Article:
Predicting the track of open ocean swells in deep water is almost easy. Waves travel in very predictable patterns, height slowly decreases as the swell propagates. Waves of different periods separate and arrive at different times. Given an understanding of the strength of the original storm you could calculate roughly the size and arrival time of the swell with some fairly simple maths and without needing a computer. What happens as these waves enter shallow water is where a large part of the challenge to us as surf forecasters lies.
Shallow water is defined in relation to the period of the wave. Longer period swells have longer wavelengths and a wave will start to ‘feel’ the seabed at depths of around half it’s wavelength. So, for example:
10 Seconds 78m
17 seconds 225m
Now these values are considerably deeper than the seabed surrounding most surf breaks, so even that low period swell will start to feel friction with the seabed quite some distance offshore. The simplest effect of this friction is to slow the wave and for it to lose power, more complex effects arise because, of course, the sea bed is far from level and even.
Bathymetry is simply the shape of the sea floor. Just as we have valleys, mountains and flat plains on land the sea bed is similarly defined by troughs, trenchs and undersea mountain ranges. Just like on land some of these features are small, local and potentially changeable: a patch of reef, a changing channel in the sand or shallow water around a nearby pier or headland. Some exist on a massive and (for our timescales) permanent basis: Deep mid Atlantic trenches, a deep water trench funnelling surf to the SW French coast, the deep ocean surrounding the Hawaiian islands, an undersea bank occasionally creating huge waves off the coast of California.
This is a key concept for us as surf forecasters. We’ve mentioned that as waves enter shallower water they will start to be affected by their interaction with the sea bed. Now imagine a wave heading towards a headland. It’s likely that the water around this headland is shallow and that the part of the wave entering it will slow down, but the same wave, further away from the coast is in deeper water, it hasn’t slowed. This causes the wave to change it’s direction and start to bend towards the headland, in the same way that applying the brakes on only one wheel of a car will slow that side of the car and cause it to turn towards that wheel. It’s a simple and elegant concept that modifies the way waves behave on both a large scale in very deep water (which our swell model will attempt to calculate) and on a very very local level as a wave hits a shallow sand bank or reef.
Now imagine a big sand bank of slab of reef sitting in shallow water. As the unbroken wave approaches this it slows quickly, but either side in deeper water it continues faster. This creates the same bend in the wave we described above, on both sides of the bank. Most surfers will have experienced this in the water, you see the line of a new set wave approach the beach and as it starts to reach the bank it’ll start to ‘bowl’, you’ll also have noticed as it does this the wave will start to increase in size over the bank, all that energy bending in towards the shallow water is ‘focused’ and the wave will be bigger than other waves on the beach.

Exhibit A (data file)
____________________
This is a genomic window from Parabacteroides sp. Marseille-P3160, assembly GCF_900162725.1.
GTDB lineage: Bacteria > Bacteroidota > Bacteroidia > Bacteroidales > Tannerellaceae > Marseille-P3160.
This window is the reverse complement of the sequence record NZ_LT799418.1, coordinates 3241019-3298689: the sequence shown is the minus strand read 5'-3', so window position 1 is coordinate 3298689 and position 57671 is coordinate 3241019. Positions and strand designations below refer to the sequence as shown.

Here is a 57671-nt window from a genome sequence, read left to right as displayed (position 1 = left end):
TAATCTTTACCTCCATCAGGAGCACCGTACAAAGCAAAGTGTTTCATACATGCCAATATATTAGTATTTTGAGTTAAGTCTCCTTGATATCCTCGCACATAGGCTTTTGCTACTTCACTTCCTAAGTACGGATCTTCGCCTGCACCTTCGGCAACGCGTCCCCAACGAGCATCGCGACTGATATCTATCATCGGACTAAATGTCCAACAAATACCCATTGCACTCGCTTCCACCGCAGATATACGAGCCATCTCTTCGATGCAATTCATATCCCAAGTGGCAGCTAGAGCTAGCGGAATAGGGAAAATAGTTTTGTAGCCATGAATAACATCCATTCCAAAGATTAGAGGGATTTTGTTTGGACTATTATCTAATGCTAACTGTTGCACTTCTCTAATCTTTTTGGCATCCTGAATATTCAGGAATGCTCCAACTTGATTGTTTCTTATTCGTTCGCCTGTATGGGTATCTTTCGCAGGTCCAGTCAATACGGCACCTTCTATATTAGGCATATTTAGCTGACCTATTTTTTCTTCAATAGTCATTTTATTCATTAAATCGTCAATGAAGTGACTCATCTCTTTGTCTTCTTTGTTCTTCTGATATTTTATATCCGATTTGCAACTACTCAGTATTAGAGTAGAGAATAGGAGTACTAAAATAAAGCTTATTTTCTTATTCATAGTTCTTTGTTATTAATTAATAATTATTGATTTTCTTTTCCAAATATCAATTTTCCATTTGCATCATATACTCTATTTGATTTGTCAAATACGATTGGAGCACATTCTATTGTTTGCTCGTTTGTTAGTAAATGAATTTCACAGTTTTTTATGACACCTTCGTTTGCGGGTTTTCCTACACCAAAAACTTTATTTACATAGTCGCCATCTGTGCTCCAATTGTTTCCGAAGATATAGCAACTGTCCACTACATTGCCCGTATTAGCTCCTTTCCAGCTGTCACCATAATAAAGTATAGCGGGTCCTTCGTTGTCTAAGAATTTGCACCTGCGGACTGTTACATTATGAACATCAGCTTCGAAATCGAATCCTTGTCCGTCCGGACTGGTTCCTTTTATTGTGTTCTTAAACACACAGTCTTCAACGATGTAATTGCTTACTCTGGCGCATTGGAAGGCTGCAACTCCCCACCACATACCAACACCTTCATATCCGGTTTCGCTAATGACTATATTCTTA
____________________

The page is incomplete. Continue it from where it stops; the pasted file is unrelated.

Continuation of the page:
Likewise as a swell bends round a headland or into a bay with deep water in the middle the edges of the swell slow and the wave spreads out, in the same way that propagating waves lose size because the same amount of energy is covering a wider area these waves will be smaller than they would have otherwise been. This is often the case at point breaks, they may offer a long ride and perfect wall but possibly break smaller than other beaches in the area.
Now bear in mind that longer period waves are travelling faster to start with and react with the sea floor at greater depths than shorter period waves and you’ll appreciate that longer period waves are affected more by refraction than shorter period waves. This can mean that they focus more and make bigger breaking waves. It can also mean they bend into areas that might otherwise miss a swell. It’s for this reason that a decent long range groundswell, with it’s longer period waves arriving first might initially show best on breaks that really rely on this refraction, that tucked away reef for example – where the latter part of the swell might peak on more exposed beaches with spots that worked earlier on showing less size as the swell progresses.
Of course refraction will only allow waves to bend so far, put a harbour wall jutting out in front of incoming swell and you’ll most likely create flat water inside. In exactly the same way incoming swell can be blocked by small local features like piers and headlands and by larger scale obstructions like offshore islands. Often the direction of the swell can be critical in calculating how this will happen. Again the swell model deals with much of the larger scale interpretation, but checking out Google Earth and starting to look at how the path of an incoming swell might be obstructed is an important part of working out how to forecast for your local spot.